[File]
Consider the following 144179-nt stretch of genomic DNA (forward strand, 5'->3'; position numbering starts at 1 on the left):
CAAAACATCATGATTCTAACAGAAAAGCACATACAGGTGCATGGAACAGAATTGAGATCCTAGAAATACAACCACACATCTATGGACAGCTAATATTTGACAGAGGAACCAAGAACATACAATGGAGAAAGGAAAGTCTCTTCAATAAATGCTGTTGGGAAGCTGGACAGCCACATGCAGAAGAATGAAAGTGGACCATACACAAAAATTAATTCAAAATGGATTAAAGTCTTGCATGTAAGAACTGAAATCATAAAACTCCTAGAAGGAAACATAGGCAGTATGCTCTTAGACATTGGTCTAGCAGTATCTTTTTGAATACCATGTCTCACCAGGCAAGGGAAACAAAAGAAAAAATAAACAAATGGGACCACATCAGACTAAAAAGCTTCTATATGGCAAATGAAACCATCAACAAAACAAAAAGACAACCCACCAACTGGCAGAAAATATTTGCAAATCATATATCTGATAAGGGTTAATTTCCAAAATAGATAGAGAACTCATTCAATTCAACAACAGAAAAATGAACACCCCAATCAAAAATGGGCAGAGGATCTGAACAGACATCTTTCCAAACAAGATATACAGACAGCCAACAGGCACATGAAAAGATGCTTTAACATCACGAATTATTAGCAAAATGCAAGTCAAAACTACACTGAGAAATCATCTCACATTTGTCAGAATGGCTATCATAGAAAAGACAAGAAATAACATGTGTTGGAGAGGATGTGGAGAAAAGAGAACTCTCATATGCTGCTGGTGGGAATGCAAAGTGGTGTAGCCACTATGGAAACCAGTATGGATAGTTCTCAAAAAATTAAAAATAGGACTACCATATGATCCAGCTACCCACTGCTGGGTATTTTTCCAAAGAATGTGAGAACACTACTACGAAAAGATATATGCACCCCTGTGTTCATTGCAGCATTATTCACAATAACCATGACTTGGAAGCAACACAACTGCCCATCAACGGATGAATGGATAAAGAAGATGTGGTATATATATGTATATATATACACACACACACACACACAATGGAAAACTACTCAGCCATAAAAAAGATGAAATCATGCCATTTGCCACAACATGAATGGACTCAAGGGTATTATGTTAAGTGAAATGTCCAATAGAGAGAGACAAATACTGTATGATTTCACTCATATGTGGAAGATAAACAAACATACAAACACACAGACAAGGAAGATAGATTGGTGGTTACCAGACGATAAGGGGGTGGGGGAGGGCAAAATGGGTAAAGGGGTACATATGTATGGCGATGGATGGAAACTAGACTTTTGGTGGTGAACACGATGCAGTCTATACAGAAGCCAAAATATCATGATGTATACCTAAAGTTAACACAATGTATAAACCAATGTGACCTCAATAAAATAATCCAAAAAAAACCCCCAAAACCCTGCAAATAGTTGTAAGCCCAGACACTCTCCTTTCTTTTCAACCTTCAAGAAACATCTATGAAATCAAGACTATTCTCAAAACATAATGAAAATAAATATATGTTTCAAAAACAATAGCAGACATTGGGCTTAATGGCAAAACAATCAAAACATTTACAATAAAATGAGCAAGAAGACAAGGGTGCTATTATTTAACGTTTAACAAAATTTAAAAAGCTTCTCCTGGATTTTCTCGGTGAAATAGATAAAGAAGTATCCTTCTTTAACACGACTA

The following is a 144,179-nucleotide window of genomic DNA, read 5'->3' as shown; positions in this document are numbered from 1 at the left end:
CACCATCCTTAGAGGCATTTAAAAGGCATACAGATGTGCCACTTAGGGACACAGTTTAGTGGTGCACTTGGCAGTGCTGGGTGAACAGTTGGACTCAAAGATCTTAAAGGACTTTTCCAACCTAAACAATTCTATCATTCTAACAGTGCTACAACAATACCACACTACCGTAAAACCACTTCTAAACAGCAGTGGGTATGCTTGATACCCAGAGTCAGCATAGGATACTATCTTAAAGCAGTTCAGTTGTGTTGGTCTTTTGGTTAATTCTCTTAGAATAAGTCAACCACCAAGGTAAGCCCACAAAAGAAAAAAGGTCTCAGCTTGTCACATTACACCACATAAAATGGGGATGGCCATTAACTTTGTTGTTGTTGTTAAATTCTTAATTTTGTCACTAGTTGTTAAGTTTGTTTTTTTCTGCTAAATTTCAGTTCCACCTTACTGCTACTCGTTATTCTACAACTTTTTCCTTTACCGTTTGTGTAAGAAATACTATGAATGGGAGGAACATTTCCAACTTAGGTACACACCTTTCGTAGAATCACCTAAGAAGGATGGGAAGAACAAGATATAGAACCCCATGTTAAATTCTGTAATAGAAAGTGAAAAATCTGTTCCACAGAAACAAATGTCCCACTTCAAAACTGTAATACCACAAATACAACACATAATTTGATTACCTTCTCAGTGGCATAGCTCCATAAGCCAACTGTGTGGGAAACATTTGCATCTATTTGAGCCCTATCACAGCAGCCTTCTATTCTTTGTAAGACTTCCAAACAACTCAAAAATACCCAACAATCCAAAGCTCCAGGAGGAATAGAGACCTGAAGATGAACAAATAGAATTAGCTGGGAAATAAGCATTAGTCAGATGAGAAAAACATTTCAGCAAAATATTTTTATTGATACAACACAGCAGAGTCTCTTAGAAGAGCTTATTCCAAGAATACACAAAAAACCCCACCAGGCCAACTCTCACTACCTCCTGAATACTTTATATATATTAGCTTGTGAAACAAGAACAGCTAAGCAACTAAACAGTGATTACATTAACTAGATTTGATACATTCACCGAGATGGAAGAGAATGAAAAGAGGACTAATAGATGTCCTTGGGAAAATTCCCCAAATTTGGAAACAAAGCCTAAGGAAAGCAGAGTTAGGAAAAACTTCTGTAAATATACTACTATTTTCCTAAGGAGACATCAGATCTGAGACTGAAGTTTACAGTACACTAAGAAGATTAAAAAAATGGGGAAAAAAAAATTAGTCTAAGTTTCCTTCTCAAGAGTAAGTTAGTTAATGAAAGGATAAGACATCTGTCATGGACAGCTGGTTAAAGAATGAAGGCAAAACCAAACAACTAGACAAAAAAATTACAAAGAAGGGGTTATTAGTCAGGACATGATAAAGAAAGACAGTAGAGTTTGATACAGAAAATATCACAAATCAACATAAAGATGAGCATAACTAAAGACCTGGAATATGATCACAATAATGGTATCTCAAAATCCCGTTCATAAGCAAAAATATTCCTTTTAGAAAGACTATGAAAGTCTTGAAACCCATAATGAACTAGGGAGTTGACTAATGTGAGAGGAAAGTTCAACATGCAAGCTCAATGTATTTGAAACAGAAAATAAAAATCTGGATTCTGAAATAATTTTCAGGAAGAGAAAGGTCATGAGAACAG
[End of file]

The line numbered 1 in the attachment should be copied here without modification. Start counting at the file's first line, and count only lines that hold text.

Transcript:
Consider the following 144179-nt stretch of genomic DNA (forward strand, 5'->3'; position numbering starts at 1 on the left):